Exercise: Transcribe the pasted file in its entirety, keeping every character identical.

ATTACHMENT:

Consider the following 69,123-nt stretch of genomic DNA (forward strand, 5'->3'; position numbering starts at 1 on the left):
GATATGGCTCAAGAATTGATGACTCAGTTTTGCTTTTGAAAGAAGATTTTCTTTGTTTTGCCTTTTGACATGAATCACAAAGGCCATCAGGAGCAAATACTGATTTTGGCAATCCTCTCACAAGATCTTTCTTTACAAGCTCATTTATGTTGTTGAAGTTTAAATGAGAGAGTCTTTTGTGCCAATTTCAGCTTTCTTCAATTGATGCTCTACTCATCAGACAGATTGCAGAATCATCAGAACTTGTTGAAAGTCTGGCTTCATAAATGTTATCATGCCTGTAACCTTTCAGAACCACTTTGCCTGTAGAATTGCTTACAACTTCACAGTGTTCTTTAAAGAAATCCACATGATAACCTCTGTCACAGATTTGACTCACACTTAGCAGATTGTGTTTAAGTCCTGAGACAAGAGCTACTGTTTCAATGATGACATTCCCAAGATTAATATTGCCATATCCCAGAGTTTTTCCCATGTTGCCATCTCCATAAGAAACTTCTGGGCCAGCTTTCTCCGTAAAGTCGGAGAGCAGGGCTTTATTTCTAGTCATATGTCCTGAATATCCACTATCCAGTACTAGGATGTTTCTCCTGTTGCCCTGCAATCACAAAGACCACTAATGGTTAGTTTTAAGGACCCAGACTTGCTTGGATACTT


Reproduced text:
Consider the following 69,123-nt stretch of genomic DNA (forward strand, 5'->3'; position numbering starts at 1 on the left):
GATATGGCTCAAGAATTGATGACTCAGTTTTGCTTTTGAAAGAAGATTTTCTTTGTTTTGCCTTTTGACATGAATCACAAAGGCCATCAGGAGCAAATACTGATTTTGGCAATCCTCTCACAAGATCTTTCTTTACAAGCTCATTTATGTTGTTGAAGTTTAAATGAGAGAGTCTTTTGTGCCAATTTCAGCTTTCTTCAATTGATGCTCTACTCATCAGACAGATTGCAGAATCATCAGAACTTGTTGAAAGTCTGGCTTCATAAATGTTATCATGCCTGTAACCTTTCAGAACCACTTTGCCTGTAGAATTGCTTACAACTTCACAGTGTTCTTTAAAGAAATCCACATGATAACCTCTGTCACAGATTTGACTCACACTTAGCAGATTGTGTTTAAGTCCTGAGACAAGAGCTACTGTTTCAATGATGACATTCCCAAGATTAATATTGCCATATCCCAGAGTTTTTCCCATGTTGCCATCTCCATAAGAAACTTCTGGGCCAGCTTTCTCCGTAAAGTCGGAGAGCAGGGCTTTATTTCTAGTCATATGTCCTGAATATCCACTATCCAGTACTAGGATGTTTCTCCTGTTGCCCTGCAATCACAAAGACCACTAATGGTTAGTTTTAAGGACCCAGACTTGCTTGGATACTT